There are many untold stories about Weren, but his one needs to be told. June purchased a baby grand piano. Not to be outdone, Ed, whose love of boats rivaled his wife’s love of music, purchased a boat and called it Ed’s piano.

The end for Weren was unexpected. Hiyam Vanderwilde was playing doubles against Weren when she suddenly didn’t feel well.

“She was in the middle of her third serve when she said, ‘I feel dizzy.’ Immediately I and my partner got her to the ball basket so she could hang on it.I went to get a glass of water and when I came back she was slurring her words.June had told my partner not to call 911, but then she said to call them.”

By the time the EMTs got there, they were unresponsive.

Her lost is heartbreaking to many in the community and elsewhere. She was everything to a lot of people.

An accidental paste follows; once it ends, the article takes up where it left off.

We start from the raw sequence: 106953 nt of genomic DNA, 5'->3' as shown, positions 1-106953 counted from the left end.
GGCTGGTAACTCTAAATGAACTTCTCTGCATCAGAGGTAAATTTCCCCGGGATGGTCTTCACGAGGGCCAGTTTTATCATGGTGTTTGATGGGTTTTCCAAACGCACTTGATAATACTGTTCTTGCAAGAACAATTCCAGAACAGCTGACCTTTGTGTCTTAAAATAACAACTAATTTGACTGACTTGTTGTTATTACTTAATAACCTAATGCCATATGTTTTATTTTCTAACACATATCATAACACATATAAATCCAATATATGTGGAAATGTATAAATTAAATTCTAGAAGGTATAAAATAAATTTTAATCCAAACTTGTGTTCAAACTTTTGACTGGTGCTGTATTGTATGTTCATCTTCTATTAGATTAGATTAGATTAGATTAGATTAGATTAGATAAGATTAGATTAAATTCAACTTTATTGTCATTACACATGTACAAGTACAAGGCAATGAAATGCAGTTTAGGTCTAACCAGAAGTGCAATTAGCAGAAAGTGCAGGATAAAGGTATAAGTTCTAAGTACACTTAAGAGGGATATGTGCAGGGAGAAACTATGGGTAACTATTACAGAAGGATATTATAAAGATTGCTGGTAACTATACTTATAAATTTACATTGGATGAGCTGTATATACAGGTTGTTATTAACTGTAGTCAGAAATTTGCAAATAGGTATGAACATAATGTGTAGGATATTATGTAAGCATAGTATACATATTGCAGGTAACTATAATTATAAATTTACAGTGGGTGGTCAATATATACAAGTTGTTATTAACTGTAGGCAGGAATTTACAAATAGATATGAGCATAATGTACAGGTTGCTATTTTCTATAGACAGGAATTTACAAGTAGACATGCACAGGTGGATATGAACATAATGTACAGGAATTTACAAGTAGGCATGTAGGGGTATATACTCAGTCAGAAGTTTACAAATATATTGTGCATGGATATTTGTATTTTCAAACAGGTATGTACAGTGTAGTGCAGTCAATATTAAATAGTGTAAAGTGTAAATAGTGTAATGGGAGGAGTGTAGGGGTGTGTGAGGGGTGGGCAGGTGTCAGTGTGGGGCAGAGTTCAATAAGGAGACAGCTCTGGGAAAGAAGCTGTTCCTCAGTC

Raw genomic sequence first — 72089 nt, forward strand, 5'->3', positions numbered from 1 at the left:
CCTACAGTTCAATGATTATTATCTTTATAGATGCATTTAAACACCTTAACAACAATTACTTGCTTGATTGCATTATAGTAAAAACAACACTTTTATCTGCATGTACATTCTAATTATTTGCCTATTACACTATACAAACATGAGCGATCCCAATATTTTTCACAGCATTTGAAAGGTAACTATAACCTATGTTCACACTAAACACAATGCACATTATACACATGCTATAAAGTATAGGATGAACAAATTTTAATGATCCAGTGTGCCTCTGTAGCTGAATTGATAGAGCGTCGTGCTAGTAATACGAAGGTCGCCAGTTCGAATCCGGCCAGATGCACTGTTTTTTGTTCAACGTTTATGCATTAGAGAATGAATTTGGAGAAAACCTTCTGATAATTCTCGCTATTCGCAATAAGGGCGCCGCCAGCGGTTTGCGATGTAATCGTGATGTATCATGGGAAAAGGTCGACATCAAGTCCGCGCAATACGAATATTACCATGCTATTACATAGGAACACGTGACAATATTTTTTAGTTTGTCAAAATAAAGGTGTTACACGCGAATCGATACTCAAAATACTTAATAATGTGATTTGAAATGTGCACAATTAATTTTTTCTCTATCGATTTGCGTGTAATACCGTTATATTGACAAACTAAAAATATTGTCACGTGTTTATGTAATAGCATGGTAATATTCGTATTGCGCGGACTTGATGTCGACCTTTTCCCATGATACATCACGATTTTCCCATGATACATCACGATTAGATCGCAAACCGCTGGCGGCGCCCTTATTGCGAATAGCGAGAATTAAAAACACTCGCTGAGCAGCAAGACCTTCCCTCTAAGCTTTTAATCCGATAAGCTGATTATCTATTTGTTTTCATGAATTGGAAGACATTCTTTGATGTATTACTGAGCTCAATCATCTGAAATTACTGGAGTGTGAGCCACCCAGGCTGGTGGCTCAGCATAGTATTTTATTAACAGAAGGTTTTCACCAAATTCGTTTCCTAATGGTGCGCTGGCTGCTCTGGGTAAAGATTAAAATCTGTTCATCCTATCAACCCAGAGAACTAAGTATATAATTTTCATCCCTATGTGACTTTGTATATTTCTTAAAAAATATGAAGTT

“What is there not to be attracted to June?” asks Vanderwilde. “She was the most loving, infant and energetic. You name it she would do anything for anybody.

“She affected so many people in Kitsap County – music-wise, tennis-wise, party-wise. She was so loving and welcoming. I can’t say enough about her. She touched so many lives you can’t even count them.”

The family requests you don’t send flowers. There are already plenty of them. Instead, plant a rose bush on your property in her honor or donate to Olympic College Foundation for music scholarships or to Central Kitsap’s ASB for the school’s tennis program. A celebration of life will be held in 2023.

Terry Mosher writes about local sports personalities for the Kitsap Sun. Contact him at [email protected]

Terry Mosher